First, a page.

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Theories of the Formation of Romantic Relationships

The sociobiological explanation is an evolutionary theory perceiving relationship formation as a form of ‘survival efficiency’, with a difference between genders. Davis (1990) performed a content analysis of personal advertisements, finding that men look for health and attractiveness, while offering wealth and resources. Females look for resources and status, while offering beauty and youth, supporting the idea of evolutionary-based gender differences in relationship formation. However, although relevant to the EEA (Environment of Evolutionary Adaptiveness), the model doesn’t suit modern environment. Many women now have resources of their own and do not need to rely on the resources of men.

This casts doubts on the suitability of this explanation in modern days as its applicability, has over the years gradually decreased. The sociobiological explanation is reductionist, seeing relationship as a means of reproduction, therefore disregarding other reasons for being in romantic relationships, like companionship. It can be argued that theories of relationship formation are deterministic, as relationships are seen as having a lack of free will – that is, determined by factors beyond personal control.

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For example, the rewards and needs satisfaction theory sees relationship formation an unconscious process based on learned associations. The reinforcement and needs satisfaction explanation is a behaviourist explanation, perceiving conditioning as an explanation for relationship formation. People may directly reward us (operant conditioning) by meeting our psychological needs for friendship, love and sex. Their provision of such needs is reinforcing, and therefore we like them more and want to be around them.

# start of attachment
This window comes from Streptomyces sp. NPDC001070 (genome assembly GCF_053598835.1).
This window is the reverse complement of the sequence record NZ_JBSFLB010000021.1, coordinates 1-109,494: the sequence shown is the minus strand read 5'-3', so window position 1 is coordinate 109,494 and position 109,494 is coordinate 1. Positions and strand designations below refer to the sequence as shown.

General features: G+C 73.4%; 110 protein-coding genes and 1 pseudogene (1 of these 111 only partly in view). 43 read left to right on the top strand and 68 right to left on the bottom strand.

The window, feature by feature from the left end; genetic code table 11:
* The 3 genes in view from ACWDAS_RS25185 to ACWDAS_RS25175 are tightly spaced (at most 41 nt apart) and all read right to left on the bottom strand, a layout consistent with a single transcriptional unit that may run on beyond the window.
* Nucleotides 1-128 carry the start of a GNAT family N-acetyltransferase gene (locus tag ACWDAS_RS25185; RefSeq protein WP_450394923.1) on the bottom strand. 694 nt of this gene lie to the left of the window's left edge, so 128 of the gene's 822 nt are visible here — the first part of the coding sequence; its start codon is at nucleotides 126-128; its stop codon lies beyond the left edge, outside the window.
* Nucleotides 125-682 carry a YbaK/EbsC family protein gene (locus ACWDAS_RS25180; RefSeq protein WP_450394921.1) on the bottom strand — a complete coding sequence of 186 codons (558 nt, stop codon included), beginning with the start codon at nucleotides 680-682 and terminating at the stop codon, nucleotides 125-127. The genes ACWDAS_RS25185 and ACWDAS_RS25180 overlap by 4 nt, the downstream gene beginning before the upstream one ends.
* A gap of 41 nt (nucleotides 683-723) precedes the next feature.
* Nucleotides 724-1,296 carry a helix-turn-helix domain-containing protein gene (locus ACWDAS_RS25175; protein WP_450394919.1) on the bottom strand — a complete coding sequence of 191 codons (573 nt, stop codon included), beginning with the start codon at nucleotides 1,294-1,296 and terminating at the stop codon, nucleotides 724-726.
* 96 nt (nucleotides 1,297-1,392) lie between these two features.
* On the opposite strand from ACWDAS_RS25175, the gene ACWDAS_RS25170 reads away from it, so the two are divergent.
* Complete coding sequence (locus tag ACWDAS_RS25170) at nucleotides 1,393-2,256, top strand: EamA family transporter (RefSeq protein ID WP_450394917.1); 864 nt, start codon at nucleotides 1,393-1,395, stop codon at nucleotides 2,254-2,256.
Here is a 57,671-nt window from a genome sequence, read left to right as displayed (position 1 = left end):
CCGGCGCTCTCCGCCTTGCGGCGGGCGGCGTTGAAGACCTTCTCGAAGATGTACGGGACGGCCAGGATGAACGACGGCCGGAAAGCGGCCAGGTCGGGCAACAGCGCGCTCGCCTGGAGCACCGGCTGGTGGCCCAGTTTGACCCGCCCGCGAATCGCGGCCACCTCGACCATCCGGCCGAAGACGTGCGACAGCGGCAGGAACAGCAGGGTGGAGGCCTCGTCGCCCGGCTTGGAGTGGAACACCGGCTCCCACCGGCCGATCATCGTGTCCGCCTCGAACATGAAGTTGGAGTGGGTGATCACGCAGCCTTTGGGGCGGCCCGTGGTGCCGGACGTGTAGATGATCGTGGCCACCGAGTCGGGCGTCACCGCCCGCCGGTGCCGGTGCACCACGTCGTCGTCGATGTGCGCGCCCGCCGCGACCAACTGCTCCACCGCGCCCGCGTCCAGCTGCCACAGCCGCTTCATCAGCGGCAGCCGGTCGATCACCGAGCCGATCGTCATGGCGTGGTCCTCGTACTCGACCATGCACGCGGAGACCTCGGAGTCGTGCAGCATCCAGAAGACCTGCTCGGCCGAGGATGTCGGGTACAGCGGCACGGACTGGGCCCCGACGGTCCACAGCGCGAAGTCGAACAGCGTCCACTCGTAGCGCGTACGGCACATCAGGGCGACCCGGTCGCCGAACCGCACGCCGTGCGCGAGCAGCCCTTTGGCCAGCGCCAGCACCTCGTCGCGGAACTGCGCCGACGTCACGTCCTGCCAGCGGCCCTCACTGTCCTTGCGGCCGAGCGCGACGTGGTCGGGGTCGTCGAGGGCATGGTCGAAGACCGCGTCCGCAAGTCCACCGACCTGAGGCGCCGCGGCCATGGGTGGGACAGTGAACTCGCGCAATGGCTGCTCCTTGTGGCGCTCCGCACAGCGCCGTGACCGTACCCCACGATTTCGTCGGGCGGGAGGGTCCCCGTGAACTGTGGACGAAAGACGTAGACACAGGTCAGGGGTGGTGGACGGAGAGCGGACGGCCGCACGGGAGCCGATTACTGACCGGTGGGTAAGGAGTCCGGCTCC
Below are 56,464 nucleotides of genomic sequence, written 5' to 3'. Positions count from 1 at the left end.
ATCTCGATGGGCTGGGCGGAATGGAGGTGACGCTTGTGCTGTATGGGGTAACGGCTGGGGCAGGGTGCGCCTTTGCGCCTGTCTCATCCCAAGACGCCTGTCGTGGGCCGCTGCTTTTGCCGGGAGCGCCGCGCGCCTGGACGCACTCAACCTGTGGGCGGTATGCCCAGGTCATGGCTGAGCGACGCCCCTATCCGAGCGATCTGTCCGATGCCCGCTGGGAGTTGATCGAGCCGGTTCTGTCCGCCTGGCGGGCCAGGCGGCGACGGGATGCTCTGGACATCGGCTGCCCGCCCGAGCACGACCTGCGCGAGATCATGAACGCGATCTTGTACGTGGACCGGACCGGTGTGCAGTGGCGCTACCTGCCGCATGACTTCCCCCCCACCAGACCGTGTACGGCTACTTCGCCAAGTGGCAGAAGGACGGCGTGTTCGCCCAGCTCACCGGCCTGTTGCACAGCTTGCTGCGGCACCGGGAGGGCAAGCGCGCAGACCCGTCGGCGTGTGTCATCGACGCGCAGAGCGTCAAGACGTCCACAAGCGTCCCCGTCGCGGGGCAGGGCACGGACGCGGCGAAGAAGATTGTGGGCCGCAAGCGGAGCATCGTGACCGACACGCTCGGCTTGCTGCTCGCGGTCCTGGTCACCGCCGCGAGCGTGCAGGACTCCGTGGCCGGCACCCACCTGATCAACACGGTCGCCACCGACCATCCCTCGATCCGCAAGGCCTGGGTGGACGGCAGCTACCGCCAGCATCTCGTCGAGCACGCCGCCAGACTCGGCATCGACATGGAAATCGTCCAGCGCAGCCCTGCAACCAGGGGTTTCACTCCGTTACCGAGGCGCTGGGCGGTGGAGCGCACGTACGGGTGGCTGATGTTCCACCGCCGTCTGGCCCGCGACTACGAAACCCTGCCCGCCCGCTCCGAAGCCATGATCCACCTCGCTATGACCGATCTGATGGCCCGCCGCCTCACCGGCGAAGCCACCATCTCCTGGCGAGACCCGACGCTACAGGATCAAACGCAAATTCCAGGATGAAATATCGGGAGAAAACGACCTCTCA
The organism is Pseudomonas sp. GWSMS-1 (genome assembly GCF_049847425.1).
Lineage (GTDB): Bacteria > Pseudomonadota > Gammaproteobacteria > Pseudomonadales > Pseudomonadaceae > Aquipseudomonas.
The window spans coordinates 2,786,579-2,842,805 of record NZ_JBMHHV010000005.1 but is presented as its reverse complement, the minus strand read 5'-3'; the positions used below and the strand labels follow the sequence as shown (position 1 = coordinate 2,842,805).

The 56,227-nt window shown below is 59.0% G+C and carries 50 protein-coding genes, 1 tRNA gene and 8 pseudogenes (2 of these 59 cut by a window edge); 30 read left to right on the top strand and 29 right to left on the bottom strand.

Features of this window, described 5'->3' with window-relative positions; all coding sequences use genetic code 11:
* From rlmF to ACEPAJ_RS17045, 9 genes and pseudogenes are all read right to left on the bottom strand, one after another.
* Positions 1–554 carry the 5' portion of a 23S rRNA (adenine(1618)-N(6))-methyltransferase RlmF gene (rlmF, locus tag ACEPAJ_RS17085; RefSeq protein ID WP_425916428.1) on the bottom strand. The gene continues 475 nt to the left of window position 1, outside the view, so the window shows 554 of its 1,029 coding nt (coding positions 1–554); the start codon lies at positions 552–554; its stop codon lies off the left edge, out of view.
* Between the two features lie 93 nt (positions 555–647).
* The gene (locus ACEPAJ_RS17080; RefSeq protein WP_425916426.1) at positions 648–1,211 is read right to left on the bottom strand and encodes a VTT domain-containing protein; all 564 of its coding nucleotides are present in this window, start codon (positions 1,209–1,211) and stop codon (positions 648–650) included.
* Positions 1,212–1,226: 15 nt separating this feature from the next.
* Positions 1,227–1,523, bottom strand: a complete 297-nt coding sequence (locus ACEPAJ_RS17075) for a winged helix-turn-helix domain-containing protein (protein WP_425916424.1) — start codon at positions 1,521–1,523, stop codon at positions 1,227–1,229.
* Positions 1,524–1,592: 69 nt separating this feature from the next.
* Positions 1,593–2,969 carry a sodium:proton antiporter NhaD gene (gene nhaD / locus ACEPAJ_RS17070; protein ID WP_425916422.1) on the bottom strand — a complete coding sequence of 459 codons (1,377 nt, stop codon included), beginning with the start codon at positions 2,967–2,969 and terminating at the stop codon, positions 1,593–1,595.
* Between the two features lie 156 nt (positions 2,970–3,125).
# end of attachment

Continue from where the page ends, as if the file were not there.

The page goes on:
As a result we are more likely to form a relationship.

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Also, people may be indirectly rewarded (classical conditioning), where they become associated with the pleasant circumstances and so again the likeliness for forming a relationship increases. Argyle (1994) outlined several motivational systems underpinning social behaviour, and explained how forming relationships satisfies social needs on several levels. * Biological needs, like collective eating.

* Dependency, being comforted
* Affiliation, a sense of belonging
* Dominance, making decisions for others
* Sex, flirting
* Aggression, letting off steam
* Self-esteem, being respected by others

Many non-western cultures feature relationships without regard for receiving rewards or prioritising selfish needs. Therefore the rewards –needs satisfaction theory cannot account for cultural differences and thus can be seen as culturally biased. The rewards –needs satisfaction theory of relationship formation cannot account for gender differences. Women often focus more on the needs of others, and males and females tend to find different things rewarding, suggesting that the explanation is gender biased.

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Theories of the Formation of Romantic Relationships. (2017, Feb 16). Retrieved from

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